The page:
A strange, strangled cry came from Cree's lips as he rose unsteadily to
his feet. The empty glass fell from his hand and crashed upon the floor.
He seemed to be struggling hard for some form of collected speech.

"It's all arrant humbug!" he said hoarsely. "Did anyone ever hear such a
farrago of nonsense? How you men supposed to be possessed of
common-sense can sit down and listen to it, I don't know. For me, I'm
going to bed."

"Oh, that's all very well!" Maple protested. "If it's all nonsense like
that, why did you stay so long? You've lost your bet, though you seem to
have forgotten it."

"I was thinking of something else," Cree muttered. "I had actually
forgotten all about the bet. Still----"

He plunged his hand in his pocket, but Fleetwood shook his head. His
face was grim and hard now.

"And if I refuse to take the money?" he asked. "It is morally and
legally wrong to bet on a certainty, and it was a certainty from the
first that Mr. Cree would stay and hear every word that I had to utter.
We will defer the question of the bet till to-morrow morning. Meanwhile
I have to wish Mr. Cree good night, and may his dreams be as pleasant as
he deserves."

Without another word Cree turned on his heel and left the smoking-room.
He was followed a few moments later by Fleetwood, who declined to carry
the matter any further just then. He was tired and exhausted with his
mental effort, and, if the audience had anything further to say, he
would rather it was deferred till the next morning.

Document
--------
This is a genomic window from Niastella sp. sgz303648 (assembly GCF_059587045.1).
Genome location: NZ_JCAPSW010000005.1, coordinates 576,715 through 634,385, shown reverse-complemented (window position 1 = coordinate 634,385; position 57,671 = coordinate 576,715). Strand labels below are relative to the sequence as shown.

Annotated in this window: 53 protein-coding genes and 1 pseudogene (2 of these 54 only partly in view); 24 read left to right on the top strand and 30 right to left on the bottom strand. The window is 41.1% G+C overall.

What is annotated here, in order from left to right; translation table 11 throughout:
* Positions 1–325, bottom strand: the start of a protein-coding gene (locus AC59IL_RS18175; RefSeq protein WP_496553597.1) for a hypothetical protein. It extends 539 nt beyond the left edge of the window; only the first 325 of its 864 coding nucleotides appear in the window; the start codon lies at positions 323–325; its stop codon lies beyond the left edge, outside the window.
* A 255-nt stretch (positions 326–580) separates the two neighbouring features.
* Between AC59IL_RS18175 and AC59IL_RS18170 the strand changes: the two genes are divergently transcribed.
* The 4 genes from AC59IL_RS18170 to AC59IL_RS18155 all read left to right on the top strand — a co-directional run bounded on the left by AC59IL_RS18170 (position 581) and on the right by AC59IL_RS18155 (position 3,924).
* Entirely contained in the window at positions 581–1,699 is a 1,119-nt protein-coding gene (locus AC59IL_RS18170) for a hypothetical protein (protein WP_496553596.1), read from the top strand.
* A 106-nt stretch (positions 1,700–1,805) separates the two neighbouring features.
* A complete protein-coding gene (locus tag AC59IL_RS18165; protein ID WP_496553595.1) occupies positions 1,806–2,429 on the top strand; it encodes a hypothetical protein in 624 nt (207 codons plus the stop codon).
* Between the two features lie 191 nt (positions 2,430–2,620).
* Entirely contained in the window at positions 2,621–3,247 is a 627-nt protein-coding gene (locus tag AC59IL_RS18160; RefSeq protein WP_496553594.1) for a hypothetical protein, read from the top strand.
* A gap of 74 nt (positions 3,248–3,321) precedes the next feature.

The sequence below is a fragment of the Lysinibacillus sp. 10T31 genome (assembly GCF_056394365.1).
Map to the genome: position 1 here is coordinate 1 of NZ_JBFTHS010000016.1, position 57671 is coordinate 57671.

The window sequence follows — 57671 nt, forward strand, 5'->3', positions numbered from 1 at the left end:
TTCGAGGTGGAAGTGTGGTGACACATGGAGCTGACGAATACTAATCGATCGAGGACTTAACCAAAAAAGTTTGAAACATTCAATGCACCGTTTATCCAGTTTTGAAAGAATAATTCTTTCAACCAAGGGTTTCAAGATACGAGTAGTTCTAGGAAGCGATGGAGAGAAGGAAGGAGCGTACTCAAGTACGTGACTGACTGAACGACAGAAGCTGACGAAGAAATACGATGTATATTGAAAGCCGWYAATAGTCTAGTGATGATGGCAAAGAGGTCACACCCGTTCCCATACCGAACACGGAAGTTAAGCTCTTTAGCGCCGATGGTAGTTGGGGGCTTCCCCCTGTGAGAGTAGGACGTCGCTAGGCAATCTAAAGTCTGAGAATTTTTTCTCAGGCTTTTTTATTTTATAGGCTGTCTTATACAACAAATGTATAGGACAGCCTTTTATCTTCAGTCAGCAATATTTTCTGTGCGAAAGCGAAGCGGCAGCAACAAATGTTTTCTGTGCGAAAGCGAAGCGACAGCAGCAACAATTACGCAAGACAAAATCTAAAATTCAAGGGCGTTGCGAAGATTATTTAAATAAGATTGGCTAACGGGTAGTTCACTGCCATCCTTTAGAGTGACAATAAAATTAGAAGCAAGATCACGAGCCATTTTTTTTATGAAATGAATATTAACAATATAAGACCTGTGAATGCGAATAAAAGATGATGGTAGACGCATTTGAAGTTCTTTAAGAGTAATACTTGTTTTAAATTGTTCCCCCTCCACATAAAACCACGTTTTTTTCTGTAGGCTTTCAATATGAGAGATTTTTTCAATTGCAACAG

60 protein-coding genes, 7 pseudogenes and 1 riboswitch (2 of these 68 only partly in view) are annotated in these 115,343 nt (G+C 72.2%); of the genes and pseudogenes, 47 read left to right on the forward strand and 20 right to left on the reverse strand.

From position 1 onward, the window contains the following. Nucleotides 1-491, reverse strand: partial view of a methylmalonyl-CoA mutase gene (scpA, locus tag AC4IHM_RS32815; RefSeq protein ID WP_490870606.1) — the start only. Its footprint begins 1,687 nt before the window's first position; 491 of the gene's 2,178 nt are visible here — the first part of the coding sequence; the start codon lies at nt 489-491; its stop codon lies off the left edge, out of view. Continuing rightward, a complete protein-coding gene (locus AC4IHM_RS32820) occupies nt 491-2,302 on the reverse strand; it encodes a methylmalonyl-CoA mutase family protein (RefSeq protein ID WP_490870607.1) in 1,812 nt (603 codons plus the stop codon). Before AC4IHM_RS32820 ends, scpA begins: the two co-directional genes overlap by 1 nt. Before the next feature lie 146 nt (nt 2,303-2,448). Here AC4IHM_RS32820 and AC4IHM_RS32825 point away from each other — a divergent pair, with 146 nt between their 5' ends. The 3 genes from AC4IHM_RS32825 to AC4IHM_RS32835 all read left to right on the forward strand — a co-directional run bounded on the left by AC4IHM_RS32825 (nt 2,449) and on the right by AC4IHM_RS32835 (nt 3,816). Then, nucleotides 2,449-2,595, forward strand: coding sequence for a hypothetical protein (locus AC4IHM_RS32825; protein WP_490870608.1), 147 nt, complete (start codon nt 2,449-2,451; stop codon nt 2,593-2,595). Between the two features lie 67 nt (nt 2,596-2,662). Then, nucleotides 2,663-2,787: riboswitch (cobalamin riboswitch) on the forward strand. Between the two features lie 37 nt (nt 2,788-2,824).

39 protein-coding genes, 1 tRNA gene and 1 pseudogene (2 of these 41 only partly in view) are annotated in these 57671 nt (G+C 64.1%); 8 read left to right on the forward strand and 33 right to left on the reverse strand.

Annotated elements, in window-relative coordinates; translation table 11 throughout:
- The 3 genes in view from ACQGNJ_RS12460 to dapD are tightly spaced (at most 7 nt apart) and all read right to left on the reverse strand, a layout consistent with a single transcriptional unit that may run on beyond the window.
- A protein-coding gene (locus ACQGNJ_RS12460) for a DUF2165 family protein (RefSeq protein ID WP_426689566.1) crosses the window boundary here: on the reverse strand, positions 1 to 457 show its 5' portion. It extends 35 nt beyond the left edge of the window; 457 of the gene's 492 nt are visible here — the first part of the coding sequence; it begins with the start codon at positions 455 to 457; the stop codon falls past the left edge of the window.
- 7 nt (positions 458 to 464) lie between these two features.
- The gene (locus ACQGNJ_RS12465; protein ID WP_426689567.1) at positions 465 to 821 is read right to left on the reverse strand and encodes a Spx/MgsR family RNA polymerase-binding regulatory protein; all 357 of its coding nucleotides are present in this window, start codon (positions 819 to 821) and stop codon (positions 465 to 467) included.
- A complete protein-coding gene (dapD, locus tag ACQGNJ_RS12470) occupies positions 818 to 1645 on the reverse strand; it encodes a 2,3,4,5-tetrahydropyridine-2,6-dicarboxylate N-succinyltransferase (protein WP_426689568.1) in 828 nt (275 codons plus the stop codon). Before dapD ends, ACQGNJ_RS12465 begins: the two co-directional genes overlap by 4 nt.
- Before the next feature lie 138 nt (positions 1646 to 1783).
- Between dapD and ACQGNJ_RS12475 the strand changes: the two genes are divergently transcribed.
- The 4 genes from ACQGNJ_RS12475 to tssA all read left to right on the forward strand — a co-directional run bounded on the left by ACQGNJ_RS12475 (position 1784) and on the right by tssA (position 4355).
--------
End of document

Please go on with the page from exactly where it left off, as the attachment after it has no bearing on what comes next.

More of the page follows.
Maple and Stephenson followed him quietly and thoughtfully out of the

"There's something devilish queer about this," the former exclaimed.
"Made me feel quite creepy. And did you happen to see Cree's face? Never
have I seen such abject funk in my life before. The chap was absolutely
livid. Now, what do you make of it, Stephenson? If it was humbug----"

But Stephenson declined to be drawn.

"Oh, it's no humbug," he said, "and, incidentally, it's no business of
ours. Keep your eyes open and ask no questions, and you'll see things
before long. Good night, old chap."

But Fleetwood had not retired to bed. He sat there smoking till far into
the night; his electrics were burning, and he seemed to be waiting for
something. It came presently towards morning; there was a timid tap on
the door, and a white, ghastly face looked in. The ghastliness of
feature and the glaring, tired eyes were in almost amusing contrast to
the gaudy suit of pyjamas that Cree was wearing.

"May I come in?" he stammered.

"I've been waiting for you for hours," Fleetwood said quietly. "Sit down
and tell your story in your own way."

But Cree paced up and down the cabin.

"I can't sit down," he whined. "Fleetwood, you are the devil! I've heard
of these things before, and I've never believed them; and yet I cannot
doubt the evidence of my senses. What brought those pictures in the
crystal? Why, out of millions of people, was I selected as the victim?"

"Oh, it is a picture from your own life, then?" Fleetwood asked.

"Oh, you know it you devil," Cree screamed, "and yet, as far as I know,
you were on this boat before the murder was committed."

"The murder of Stephen Syme, you mean?"